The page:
While a trip to Vancouver’s snowboard area should be on every rider’s bucket list, the city’s high prices can seem prohibitive to snowboarders on a budget. That doesn’t mean, though, that you should cross Vancouver off of your list of places to snowboard. Although on the surface it may seem expensive, the city also has its share of budget accommodations, restaurants, and transportation.
Where to Ride
The most important part of a snowboard trip to Vancouver is knowing where to ride to get the most bang for your buck. If Whistler-Blackcomb is at the top of your must-ride list, you’re best advised to try and plan your trip in the spring when lift tickets and accommodations are often discounted. Since Whistler-Blackcomb’s season usually lasts until end of May, it’s a great place to extend your season after your local hill has closed.
One of the things that makes Whistler-Blackcomb expensive is that it’s so far from the city, which means most visitors will need to stay in the village rather than look for cheaper accommodations in the city. There are, however, several lesser-known mountains very close to Vancouver.
Riders who want to stay in the city should check out Cypress Mountain, Grouse Mountain, and Mount Seymour. Grouse Mountain and Mount Seymour can both be reached by public transportation, while Cypress can be reached by a short bus ride on Cypress Coach Lines.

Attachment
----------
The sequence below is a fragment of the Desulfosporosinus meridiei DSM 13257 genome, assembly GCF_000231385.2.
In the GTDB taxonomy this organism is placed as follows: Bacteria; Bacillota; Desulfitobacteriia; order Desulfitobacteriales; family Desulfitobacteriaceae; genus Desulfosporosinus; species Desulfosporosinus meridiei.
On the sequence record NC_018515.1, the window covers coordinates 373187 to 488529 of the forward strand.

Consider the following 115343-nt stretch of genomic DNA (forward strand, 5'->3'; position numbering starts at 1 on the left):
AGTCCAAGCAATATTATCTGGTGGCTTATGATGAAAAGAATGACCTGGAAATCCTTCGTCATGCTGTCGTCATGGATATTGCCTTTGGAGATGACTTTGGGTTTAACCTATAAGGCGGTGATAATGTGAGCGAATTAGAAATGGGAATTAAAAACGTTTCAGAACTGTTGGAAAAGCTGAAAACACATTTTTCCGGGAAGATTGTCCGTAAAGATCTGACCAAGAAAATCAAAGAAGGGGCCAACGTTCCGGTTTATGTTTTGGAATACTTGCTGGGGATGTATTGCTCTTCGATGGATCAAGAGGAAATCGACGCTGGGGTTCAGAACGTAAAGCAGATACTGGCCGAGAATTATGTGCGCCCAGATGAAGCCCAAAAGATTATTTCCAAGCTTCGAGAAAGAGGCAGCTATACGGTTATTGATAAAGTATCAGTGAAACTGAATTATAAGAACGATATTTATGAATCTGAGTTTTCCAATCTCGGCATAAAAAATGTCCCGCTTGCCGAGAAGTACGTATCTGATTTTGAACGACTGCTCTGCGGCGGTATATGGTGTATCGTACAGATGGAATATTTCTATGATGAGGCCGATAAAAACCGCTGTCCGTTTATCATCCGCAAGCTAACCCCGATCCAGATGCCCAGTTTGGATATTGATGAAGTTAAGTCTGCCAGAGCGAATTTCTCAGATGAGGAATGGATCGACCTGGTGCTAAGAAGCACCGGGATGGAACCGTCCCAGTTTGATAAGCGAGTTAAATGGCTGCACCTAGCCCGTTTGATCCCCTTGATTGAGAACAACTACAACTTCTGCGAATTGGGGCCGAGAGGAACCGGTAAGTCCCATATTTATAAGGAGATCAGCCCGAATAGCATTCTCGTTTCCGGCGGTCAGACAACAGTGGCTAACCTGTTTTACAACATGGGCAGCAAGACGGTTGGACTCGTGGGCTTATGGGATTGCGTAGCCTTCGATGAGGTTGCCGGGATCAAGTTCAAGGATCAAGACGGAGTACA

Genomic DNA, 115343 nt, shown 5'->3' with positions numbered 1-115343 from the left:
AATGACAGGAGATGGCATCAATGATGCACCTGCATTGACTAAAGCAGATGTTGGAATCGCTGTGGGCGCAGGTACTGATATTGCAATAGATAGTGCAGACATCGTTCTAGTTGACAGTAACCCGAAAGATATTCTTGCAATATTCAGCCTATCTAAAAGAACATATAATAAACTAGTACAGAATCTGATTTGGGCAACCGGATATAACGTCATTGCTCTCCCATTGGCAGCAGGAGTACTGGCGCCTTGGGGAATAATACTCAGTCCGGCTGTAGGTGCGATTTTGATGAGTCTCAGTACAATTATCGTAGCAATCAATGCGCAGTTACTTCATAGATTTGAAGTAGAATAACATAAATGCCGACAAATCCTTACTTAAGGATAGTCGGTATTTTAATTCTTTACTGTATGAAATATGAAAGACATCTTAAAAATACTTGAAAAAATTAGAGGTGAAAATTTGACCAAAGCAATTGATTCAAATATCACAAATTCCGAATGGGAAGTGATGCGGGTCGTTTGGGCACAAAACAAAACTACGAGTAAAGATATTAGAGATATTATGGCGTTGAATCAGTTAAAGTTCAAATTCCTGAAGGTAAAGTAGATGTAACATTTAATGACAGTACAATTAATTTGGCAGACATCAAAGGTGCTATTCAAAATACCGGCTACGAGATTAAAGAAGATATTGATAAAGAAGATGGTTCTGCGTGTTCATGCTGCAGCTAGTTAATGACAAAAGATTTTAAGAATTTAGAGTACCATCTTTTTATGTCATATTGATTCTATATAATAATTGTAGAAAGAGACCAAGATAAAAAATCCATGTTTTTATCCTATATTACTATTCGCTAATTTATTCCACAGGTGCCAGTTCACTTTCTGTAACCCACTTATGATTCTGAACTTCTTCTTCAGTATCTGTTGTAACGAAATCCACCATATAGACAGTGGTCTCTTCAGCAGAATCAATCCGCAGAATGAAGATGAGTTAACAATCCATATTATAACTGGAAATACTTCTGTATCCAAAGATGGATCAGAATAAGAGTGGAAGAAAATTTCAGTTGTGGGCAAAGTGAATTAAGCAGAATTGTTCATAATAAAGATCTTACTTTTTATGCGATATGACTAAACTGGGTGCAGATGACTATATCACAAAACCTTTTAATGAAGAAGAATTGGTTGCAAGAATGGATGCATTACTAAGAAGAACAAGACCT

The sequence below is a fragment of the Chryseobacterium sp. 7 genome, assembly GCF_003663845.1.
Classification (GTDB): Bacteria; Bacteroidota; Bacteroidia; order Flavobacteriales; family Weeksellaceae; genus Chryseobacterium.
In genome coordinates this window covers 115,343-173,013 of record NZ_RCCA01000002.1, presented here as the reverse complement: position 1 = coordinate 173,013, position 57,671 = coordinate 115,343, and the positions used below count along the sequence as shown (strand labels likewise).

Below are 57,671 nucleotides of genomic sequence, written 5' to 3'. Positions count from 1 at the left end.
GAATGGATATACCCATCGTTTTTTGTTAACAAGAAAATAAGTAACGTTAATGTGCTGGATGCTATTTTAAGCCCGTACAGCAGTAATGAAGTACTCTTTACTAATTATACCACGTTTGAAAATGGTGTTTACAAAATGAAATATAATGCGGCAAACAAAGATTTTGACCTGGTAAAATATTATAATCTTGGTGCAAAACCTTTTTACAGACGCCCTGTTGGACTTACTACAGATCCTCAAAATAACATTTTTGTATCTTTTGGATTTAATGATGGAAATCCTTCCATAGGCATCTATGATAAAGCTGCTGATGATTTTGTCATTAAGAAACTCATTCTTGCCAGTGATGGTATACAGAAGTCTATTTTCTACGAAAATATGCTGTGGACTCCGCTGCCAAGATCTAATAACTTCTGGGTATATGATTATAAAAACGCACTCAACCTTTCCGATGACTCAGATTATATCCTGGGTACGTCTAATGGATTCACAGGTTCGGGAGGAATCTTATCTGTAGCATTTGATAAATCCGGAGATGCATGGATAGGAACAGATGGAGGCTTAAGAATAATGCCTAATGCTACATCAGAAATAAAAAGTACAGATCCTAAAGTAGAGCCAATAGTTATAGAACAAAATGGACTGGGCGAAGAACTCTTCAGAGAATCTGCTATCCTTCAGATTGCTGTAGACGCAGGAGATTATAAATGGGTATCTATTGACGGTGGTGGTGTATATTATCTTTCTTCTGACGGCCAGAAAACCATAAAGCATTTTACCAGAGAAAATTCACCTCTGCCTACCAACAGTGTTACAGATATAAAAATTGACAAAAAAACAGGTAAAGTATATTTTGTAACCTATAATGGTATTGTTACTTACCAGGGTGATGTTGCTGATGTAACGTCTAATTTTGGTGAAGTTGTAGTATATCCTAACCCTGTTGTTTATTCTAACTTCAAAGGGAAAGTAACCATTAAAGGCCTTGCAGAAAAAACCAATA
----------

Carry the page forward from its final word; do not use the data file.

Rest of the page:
Local shops, resort websites, and Liftopia.com all usually have discount lift tickets available. It’s best to check them all to find out who offers the cheapest tickets.
Where to Stay
Finding budget accommodations in Vancouver can be tricky. The two most popular hostels, SameSun and The Cambie are often booked up, so if you’d like to stay at one of them you should book well in advance.
If you don’t mind being a little farther away, staying just outside of the city near a SkyTrain route can be cheaper and the SkyTrain can conveniently cart you into the city and back for roughly $9 a day.
Where to Eat
Vancouver is known for having awesome food from around the world. Sushi, Chinese, and Indian are especially prevalent and authentic. For great cheap Chinese food, head to the area around Chinatown. Commercial Drive, a short SkyTrain ride from the city center, has dozens of inexpensive restaurants with great food. Vancouver’s massive food truck scene features every type of cuisine from barbeque to burritos and Thai food, and with most food trucks squeezing their prices down to less than $10 a plate, you’ll never go hungry.